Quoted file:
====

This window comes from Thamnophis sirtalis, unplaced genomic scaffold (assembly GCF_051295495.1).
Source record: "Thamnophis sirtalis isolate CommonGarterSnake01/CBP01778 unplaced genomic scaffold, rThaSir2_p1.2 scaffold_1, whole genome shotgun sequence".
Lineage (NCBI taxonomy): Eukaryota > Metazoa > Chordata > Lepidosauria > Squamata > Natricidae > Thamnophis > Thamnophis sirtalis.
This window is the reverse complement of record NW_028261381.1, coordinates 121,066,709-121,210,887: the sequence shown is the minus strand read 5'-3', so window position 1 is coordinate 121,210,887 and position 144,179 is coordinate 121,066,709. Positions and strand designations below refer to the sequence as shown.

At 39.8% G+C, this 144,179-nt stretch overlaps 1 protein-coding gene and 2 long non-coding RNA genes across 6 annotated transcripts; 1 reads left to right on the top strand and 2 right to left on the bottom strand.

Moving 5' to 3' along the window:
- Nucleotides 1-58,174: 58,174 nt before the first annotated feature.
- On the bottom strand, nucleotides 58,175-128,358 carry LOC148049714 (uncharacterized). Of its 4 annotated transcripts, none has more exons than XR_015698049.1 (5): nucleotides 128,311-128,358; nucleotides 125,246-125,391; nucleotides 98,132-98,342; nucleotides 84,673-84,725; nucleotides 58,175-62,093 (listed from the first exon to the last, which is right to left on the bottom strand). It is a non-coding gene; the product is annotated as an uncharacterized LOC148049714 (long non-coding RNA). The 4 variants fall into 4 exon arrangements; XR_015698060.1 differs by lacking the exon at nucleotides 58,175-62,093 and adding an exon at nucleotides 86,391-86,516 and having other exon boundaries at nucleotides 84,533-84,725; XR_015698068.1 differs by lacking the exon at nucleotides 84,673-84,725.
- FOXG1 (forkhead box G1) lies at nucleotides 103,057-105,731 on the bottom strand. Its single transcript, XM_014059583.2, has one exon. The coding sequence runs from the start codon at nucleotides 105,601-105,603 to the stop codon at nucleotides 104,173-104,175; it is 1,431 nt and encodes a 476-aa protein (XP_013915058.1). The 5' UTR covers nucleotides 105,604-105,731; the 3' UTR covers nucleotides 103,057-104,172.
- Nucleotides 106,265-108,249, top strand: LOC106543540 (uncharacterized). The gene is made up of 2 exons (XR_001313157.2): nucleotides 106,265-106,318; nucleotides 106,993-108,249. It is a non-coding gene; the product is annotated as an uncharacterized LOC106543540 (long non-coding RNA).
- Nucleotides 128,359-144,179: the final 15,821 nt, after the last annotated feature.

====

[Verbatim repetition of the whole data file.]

This window comes from Thamnophis sirtalis, unplaced genomic scaffold (assembly GCF_051295495.1).
Source record: "Thamnophis sirtalis isolate CommonGarterSnake01/CBP01778 unplaced genomic scaffold, rThaSir2_p1.2 scaffold_1, whole genome shotgun sequence".
Lineage (NCBI taxonomy): Eukaryota > Metazoa > Chordata > Lepidosauria > Squamata > Natricidae > Thamnophis > Thamnophis sirtalis.
This window is the reverse complement of record NW_028261381.1, coordinates 121,066,709-121,210,887: the sequence shown is the minus strand read 5'-3', so window position 1 is coordinate 121,210,887 and position 144,179 is coordinate 121,066,709. Positions and strand designations below refer to the sequence as shown.

At 39.8% G+C, this 144,179-nt stretch overlaps 1 protein-coding gene and 2 long non-coding RNA genes across 6 annotated transcripts; 1 reads left to right on the top strand and 2 right to left on the bottom strand.

Moving 5' to 3' along the window:
- Nucleotides 1-58,174: 58,174 nt before the first annotated feature.
- On the bottom strand, nucleotides 58,175-128,358 carry LOC148049714 (uncharacterized). Of its 4 annotated transcripts, none has more exons than XR_015698049.1 (5): nucleotides 128,311-128,358; nucleotides 125,246-125,391; nucleotides 98,132-98,342; nucleotides 84,673-84,725; nucleotides 58,175-62,093 (listed from the first exon to the last, which is right to left on the bottom strand). It is a non-coding gene; the product is annotated as an uncharacterized LOC148049714 (long non-coding RNA). The 4 variants fall into 4 exon arrangements; XR_015698060.1 differs by lacking the exon at nucleotides 58,175-62,093 and adding an exon at nucleotides 86,391-86,516 and having other exon boundaries at nucleotides 84,533-84,725; XR_015698068.1 differs by lacking the exon at nucleotides 84,673-84,725.
- FOXG1 (forkhead box G1) lies at nucleotides 103,057-105,731 on the bottom strand. Its single transcript, XM_014059583.2, has one exon. The coding sequence runs from the start codon at nucleotides 105,601-105,603 to the stop codon at nucleotides 104,173-104,175; it is 1,431 nt and encodes a 476-aa protein (XP_013915058.1). The 5' UTR covers nucleotides 105,604-105,731; the 3' UTR covers nucleotides 103,057-104,172.
- Nucleotides 106,265-108,249, top strand: LOC106543540 (uncharacterized). The gene is made up of 2 exons (XR_001313157.2): nucleotides 106,265-106,318; nucleotides 106,993-108,249. It is a non-coding gene; the product is annotated as an uncharacterized LOC106543540 (long non-coding RNA).
- Nucleotides 128,359-144,179: the final 15,821 nt, after the last annotated feature.